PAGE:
We chose to take the homeschool dive. Our children’s precious hands clasped in ours, their minds open and free, and we jumped. Centuries of traditional education disappeared behind us, as we kerplunked into a new, rich ocean. But before a single toe touched the platform, we gathered research and found the homeschooling statistics to back our endeavor. We think you will be just as surprised as we were.
Home education is growing in popularity. According to federal government statistics, nearly 2 million students were being taught at home in the year 2012. That number represents an enormous jump from the prior study year, which reported roughly 1.4 million K-12 students as homeschoolers. The concept of schooling at home has become more and more appealing, especially as stigmas and prejudices about home learning are being shattered.
Colleges want homeschoolers. Recent studies have shown that colleges–even Ivy League Schools like Harvard–are vying for incoming students who were educated at home. These students tend to earn higher GPAs by the end of their freshman year than those who came from traditional brick-and-mortar schools (an average 3.37 GPA versus a 3.08). It can also help students stand out from others during the application process.
Check out our list of crazy successful homeschoolers. Notice all of the Ivy league Presidents on there?
Home taught students save tax money. Funding for public education comes from a number of sources, but all taxpayers contribute. There are federal programs that support your local school district, just as there are portions of your property and sales taxes that end up in the coffers. If a student is educated at home, they don’t take up a seat in a classroom, eat school lunch, or hop on a school district bus to be shuttled to the building. Dr. Brian Ray of the National Home Education Research Institute estimates that keeping those students home leads to “over $27 billion that American taxpayers do not have to spend.”
The students are part of a diverse group. For the uninitiated, the first image conjured up when describing homeschoolers is an ultra-conservative family, teaching fundamental Christian values to their children whilst sprinkling in tidbits of standard curriculum. This is simply not true. The religious beliefs of those who keep their children home run the complete gamut, as do political views, economic status, and racial backgrounds. The NHERI even cites a recent study that suggests 15% of homeschool families are non-white.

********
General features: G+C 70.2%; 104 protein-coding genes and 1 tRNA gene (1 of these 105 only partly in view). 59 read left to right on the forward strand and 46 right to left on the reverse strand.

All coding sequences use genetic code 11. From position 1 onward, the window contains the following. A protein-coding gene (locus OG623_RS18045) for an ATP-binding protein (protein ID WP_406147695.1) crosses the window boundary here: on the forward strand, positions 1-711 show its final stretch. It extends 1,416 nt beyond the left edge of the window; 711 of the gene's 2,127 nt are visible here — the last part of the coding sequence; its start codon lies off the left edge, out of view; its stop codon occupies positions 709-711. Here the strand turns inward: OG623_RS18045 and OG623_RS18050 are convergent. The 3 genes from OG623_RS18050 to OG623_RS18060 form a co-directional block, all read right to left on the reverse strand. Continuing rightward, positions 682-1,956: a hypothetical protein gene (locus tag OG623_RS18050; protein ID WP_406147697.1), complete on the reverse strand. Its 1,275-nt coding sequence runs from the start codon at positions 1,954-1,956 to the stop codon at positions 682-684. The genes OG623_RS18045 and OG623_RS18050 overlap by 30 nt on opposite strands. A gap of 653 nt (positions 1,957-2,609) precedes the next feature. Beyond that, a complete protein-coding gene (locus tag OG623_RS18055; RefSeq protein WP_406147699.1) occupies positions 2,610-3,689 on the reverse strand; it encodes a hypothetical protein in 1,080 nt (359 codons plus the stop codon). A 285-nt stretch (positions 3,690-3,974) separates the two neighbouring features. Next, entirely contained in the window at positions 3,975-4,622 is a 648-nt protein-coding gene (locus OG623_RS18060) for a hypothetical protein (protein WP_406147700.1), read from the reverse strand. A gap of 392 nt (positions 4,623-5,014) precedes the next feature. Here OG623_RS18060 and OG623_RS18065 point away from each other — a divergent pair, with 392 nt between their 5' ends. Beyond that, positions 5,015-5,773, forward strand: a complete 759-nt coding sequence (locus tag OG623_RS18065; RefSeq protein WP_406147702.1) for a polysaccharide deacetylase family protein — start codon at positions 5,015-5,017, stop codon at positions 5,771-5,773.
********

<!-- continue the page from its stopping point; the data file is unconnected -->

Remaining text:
Children taught in the home score higher on standardized tests. One of the most frequently cited, yet incorrect statistics provided by anti-homeschoolers is that the students either can’t get into college or won’t perform well amongst their brick-and-mortar peers. This is once again, blatantly false. In fact, in 2014, homeschoolers outscored their peers!
“NHERI found that 13,549 homeschool seniors participated in the 2014 SAT. Of those seniors, homeschoolers scored an average of 567 in critical reading, 521 in mathematics, and 535 in writing. In comparison, the average SAT scores for all 2014 high school seniors were 497 in critical reading, 513 in mathematics, and 487 in writing.”
These homeschool statistics hit you like a chilly wind–you’re awake! The plunge is worth taking, the sacrifices worth making, and there is enough proof in the pudding to make your spoon stand upright. If you are fortunate enough to have the option to homeschool, the evidence of potential success leans heavily in your student’s favor. With such convincing homeschooling statistics being gathered, the only question remaining is; will you join us?
If you feel homeschooling is for you, but you aren’t sure the time is right, or whether your child can weather the transition, our entry entitled When To Pull Your Child Out of Public School.